Israel fears that Hezbollah’s recent electoral success in Lebanon could prompt their ally Iran to take a more aggressive approach toward the Jewish State in the ongoing Syrian war.

Lebanon’s President Michel Aoun has blamed Israel for attempts to split the Middle East along social and religious lines.

“In the Middle East Israel is trying to carve up the region into a patchwork of secular and religious entities, quasi-states, in a bid to put together a sectarian puzzle,” Aoun said in an interview with French daily newspaper Le Figaro.

The Lebanese president also described Israel as a threat to his country’s sovereignty and blamed it for continuously violating Palestinian rights.

When asked if southern Lebanon could be instrumental in the current standoff between Israeli and Iran, Michel Aoun said he didn’t think so.

Secretary Tillerson Meets With Lebanese President Aoun (U.S. Department of State)
Secretary Tillerson Meets With Lebanese President Aoun (U.S. Department of State)

He urged Europe to “support Lebanon’s effort to ensure the safe return of Syrian refugees to their homes,” and to “contribute more to the UN Agency for Palestinian Refugees.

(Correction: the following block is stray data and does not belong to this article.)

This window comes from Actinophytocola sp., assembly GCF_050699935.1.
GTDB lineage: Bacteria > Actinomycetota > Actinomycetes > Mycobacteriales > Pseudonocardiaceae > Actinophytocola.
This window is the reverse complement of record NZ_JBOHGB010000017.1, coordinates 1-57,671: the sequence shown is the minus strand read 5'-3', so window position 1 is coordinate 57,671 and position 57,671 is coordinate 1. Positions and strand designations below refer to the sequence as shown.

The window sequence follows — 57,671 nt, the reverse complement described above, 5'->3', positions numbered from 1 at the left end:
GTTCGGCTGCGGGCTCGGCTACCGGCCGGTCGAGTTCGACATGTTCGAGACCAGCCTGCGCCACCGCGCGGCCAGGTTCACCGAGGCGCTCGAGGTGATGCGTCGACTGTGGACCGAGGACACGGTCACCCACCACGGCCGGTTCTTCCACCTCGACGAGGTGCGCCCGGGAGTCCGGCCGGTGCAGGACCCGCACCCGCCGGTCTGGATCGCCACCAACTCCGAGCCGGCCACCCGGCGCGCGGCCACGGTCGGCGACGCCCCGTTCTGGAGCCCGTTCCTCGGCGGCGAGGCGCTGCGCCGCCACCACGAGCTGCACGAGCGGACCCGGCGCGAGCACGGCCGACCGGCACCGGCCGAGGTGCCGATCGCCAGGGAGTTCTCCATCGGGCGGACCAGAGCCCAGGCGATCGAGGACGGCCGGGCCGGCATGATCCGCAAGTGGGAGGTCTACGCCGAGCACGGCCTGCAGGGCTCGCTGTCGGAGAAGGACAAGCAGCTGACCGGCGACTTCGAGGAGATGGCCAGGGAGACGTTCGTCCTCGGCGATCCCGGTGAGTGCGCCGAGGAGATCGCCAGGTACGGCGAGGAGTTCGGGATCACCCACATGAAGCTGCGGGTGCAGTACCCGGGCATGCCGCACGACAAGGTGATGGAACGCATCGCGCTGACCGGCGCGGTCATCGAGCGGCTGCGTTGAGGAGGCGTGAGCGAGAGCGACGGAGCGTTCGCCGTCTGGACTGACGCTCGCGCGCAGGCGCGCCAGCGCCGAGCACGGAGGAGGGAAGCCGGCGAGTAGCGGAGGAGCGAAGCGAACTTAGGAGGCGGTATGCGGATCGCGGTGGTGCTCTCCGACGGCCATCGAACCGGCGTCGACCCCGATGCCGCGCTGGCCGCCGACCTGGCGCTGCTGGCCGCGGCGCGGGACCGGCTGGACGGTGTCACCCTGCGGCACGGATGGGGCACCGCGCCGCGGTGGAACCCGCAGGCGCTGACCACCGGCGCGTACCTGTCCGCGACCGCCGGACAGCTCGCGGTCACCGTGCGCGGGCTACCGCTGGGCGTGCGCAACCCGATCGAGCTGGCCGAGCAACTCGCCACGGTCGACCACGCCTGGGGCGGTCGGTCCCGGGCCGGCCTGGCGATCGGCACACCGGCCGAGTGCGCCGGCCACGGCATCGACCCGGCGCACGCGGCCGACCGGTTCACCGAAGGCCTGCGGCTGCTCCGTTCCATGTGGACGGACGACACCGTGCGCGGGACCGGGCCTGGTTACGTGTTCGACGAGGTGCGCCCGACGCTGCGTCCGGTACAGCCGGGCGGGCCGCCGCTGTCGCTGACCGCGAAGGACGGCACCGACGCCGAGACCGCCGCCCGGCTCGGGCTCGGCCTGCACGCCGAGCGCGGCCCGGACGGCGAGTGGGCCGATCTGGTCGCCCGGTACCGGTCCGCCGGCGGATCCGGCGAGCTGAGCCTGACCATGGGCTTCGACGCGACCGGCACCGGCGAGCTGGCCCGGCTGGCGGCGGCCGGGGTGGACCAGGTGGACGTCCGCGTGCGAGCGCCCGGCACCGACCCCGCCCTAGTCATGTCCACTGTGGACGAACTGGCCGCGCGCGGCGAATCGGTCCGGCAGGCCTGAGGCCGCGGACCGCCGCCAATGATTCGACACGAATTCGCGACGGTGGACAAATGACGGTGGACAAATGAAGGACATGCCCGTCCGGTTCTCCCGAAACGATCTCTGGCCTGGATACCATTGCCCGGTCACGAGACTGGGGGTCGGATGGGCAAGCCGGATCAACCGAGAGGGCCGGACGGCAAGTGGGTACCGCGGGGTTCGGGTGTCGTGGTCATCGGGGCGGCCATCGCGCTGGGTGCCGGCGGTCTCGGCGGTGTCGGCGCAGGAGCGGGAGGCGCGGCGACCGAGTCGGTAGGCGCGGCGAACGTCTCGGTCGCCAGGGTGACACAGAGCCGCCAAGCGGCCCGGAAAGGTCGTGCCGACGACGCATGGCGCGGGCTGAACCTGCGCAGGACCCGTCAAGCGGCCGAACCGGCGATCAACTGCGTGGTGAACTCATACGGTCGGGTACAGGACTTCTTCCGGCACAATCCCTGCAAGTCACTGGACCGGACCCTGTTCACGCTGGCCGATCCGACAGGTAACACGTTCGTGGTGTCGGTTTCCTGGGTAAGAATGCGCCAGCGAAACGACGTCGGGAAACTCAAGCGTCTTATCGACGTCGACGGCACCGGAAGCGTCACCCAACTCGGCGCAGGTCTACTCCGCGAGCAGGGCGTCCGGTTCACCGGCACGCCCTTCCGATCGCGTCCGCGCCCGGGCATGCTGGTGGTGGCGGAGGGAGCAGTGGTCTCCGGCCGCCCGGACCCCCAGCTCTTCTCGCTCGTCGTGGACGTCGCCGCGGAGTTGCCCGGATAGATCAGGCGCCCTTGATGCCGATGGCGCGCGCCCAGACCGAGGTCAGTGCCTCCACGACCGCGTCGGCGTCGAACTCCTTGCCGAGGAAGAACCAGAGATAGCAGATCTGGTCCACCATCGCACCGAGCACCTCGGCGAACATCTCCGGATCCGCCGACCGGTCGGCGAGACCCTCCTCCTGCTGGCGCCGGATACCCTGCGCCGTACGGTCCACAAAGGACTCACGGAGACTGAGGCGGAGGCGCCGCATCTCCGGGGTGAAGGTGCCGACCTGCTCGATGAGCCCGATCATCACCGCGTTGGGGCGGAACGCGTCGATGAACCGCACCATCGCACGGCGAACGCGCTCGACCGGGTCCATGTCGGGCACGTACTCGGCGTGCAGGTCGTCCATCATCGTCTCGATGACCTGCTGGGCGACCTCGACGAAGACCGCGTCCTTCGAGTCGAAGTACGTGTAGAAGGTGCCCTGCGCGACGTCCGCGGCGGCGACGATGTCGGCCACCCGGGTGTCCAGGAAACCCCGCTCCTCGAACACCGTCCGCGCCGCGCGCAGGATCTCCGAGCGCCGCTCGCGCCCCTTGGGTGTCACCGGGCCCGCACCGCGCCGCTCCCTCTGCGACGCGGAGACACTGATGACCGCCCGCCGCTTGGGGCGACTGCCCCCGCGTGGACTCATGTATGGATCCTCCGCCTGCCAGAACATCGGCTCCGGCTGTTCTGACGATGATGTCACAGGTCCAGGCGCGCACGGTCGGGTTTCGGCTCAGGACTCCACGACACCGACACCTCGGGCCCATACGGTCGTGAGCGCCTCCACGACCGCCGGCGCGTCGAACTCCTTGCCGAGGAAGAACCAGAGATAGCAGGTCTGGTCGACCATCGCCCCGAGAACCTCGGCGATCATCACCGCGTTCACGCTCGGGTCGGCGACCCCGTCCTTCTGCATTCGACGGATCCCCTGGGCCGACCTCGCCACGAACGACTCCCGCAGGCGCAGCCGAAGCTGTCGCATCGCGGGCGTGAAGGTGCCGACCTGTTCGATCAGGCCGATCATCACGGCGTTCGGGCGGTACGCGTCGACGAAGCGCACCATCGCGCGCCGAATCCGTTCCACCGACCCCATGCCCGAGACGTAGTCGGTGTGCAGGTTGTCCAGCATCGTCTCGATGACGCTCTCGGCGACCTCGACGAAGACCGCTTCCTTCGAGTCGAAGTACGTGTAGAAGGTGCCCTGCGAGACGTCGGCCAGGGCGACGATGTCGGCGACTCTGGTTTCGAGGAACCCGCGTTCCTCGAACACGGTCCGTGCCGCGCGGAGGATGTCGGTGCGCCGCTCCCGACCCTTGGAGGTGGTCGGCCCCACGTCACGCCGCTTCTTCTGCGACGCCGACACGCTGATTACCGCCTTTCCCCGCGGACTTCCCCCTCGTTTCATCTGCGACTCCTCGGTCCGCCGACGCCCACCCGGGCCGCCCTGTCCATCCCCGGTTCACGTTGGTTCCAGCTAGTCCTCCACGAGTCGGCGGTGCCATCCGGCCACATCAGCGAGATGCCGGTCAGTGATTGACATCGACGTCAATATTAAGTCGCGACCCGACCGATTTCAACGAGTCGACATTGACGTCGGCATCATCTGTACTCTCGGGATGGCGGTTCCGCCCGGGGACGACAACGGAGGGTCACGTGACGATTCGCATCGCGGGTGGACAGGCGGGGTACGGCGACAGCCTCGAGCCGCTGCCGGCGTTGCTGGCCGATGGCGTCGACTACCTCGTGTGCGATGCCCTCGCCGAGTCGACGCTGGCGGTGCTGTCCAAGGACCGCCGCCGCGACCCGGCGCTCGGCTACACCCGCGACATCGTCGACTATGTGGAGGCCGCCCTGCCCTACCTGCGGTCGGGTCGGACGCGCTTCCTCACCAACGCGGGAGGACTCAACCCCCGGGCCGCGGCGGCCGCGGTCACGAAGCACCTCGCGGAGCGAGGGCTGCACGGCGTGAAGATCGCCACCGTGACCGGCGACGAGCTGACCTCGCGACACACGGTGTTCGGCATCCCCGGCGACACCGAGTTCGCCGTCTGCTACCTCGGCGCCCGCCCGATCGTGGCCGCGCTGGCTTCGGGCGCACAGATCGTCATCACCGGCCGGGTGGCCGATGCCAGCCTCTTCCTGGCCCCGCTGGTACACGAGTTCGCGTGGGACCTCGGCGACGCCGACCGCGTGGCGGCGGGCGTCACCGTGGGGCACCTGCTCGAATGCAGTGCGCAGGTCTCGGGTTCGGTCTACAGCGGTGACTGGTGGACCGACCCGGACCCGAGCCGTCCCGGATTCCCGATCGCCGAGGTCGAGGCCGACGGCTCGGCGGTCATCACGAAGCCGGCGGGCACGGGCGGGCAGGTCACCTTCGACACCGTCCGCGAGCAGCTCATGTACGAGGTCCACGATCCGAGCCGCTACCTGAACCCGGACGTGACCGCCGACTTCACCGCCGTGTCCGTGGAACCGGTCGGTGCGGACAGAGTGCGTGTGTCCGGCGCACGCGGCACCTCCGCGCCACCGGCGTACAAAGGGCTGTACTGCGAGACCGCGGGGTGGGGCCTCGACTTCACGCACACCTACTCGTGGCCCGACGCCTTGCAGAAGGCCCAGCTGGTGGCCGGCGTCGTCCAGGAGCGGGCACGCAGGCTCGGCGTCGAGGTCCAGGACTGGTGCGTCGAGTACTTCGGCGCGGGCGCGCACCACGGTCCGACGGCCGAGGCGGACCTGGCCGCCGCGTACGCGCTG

With Daesh terrorists effectively routed in Syria and Iraq, the emphasis now is on a political settlement, reconstruction of Syria and ensuring the return of Syrian refugees, including from Lebanon.

Lebanon has no diplomatic relations with Israel where it is seen as an “enemy state.”

The conflict between the two countries stems from a long-running territorial dispute over continued Israeli control of the Shebaa farms – a slice of land at the eastern end of the Blue Line near the Golan Heights occupied by Israel since 1967.

Lebanon lays claim to the Shebaa Farms, but the UN ruled that they belong to Syria. Israel says it will only withdraw from the area through future negotiation with Syria.

Another sticking point is the activity of Hezbollah fighters based in southern Lebanon.

Source (Sputnik News)